I always thought the kids that wore glasses looked smart. I remember sitting in the cafeteria in the first grade and wishing I wore glasses. I also thought the same about braces, but thankfully, my parents thought better of it! I didn’t actually “need” glasses until I was in the 8th grade. The frames I picked covered most of my face!
I didn’t mind the glasses until I started having problems seeing while I was playing football. I played for Vanderbilt University and then 12 years of professional football after that. I needed every advantage out on the field so I wore soft contact lenses. This was a huge annoyance as I seemed to constantly get poked in the eye. If only I had known then what I know now!
I learned about the Bates Method about two years ago and decided to try it out immediately. Now I may be a special case…but after doing some of the exercises ONCE, I was able to see clearly without glasses for the next two years! I will cover these eye-specific exercises and other nutritional tips in this series of articles.
The effects did start to wear off as time went by and I have had to revisit the exercises to get my vision “back in check”. The reason I came up with this 10 part series is because I have first-hand experience with the great results that are possible and I had to share that with those of you that suffer with glasses and contacts every day just like I did.
I need to stress that I believe in natural ways to heal the body by working with the body’s ability to heal itself. I am a Chiropractor that has experienced the results of these exercises and only wish to share this information with others so that they may benefit from them as well.
- Weak muscles are not the cause of poor vision. Tense eyes are the cause so you have to relax your eyes. The Bates Method teaches you to relax the muscles around your eyes to allow your eyes to move and function optimally.
- Stress squeezes muscles around your eyeballs and contorts them. Such strain reduces your visual acuity by altering where the field of vision lands on your retina.
- Far-sightedness, near-sightedness, astigmatism, cross-eye, glaucoma, cataracts, and other conditions can benefit from the Bates Method.
- Anyone from 5 to 100 who wishes to make their vision better as it’s never too late to do so.
- Anyone who has problems with seeing correctly and wants to be able to do so.
- Anyone who uses weak, moderate or even strong reading glasses, or even bifocals or trifocals.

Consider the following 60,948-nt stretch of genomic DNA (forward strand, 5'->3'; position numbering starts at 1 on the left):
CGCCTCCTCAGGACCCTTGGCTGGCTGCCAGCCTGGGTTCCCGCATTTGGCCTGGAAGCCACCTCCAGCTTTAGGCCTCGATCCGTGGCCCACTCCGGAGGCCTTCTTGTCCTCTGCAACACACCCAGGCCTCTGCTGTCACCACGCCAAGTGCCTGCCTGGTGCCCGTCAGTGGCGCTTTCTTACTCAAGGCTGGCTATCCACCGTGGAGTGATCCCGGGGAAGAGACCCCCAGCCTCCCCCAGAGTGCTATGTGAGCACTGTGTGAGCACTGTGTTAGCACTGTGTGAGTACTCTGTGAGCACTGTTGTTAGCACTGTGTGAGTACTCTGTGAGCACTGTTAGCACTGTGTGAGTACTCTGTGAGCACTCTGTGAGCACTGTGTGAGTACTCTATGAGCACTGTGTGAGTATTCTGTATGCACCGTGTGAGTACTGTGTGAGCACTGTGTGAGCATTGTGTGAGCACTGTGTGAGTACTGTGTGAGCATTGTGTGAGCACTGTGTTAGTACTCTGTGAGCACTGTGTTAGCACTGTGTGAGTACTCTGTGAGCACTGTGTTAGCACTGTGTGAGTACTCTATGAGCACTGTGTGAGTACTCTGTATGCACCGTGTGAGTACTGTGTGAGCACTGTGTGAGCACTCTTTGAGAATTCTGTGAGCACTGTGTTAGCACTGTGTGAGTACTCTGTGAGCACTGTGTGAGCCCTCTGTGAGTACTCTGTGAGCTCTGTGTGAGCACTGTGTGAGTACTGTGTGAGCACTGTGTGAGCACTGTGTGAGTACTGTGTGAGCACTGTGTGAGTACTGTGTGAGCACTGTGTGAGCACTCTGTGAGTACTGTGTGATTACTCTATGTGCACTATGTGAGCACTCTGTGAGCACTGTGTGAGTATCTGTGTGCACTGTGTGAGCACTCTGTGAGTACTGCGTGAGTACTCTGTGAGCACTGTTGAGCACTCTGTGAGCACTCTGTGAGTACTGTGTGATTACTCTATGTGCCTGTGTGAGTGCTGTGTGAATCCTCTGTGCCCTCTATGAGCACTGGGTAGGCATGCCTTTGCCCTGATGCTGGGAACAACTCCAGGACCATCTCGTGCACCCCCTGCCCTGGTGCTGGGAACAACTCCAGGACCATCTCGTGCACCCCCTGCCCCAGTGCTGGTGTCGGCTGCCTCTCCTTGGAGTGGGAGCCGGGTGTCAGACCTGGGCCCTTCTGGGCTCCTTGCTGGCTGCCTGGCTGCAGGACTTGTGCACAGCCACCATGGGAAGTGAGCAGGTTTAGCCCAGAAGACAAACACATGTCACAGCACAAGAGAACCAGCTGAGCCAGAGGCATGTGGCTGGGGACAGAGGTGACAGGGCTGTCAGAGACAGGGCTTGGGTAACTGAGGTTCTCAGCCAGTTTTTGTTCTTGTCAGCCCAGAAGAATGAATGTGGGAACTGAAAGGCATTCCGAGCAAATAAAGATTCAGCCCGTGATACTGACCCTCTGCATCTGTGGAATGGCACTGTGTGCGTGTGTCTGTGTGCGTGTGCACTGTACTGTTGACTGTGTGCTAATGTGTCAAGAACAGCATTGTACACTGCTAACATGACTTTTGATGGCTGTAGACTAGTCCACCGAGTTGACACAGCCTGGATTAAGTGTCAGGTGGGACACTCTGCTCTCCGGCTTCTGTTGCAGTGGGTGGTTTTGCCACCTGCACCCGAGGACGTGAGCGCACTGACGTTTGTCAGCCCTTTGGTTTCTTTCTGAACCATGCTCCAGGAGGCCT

- Anyone who experiences eye strain, fatigue, or headaches when reading or trying to focus on the computer screen.
- Anyone with excellent near-point vision who wishes to keep it that way and save themselves from having to wear glasses.
- Freedom from reading glasses.
- A weaker prescription and more independence from reading aids.
- An improvement in any other visual condition.
- Clearer night vision.
- Less stress and more relaxation.
- Read the entire, 10 part series
- Find out from your doctor what your special vision problem is, if you have one.
- Do the relaxation exercises before the eye exercises.
- Do not wear your glasses during the exercises unless your doctor advises you to do so. If so, find out which are the appropriate eyeglasses to wear.
- Make sure you have the appropriate light during your transition from wearing glasses, and especially while reading.
HELPFUL HINT: Take frequent vision breaks throughout the day, especially during computer work or if you begin to feel any eyestrain and do the following:
- Take off your glasses.
- Yawn three times or more (more on this in part 3 of the series)
- Stretch your body up.
- Stretch your eye muscles by looking up, down, left, right, diagonally and around in circles.
- Shift focus quickly from near to distant objects 5 times (called shifting)
- Blink for 15 seconds or longer (tears create a natural contact lens)
- Palm for 5 deep breaths (details in part 4)
At first, it will be an effort to do the exercises without your glasses. But after a week or so, your eyes will be invigorated and you will see more clearly what was blurry or even invisible before.
That’s up to you. You should practice for at least five minutes a day, ideally 15 minutes a day or longer. Obviously, the longer you devote to the exercises, the quicker you will see results.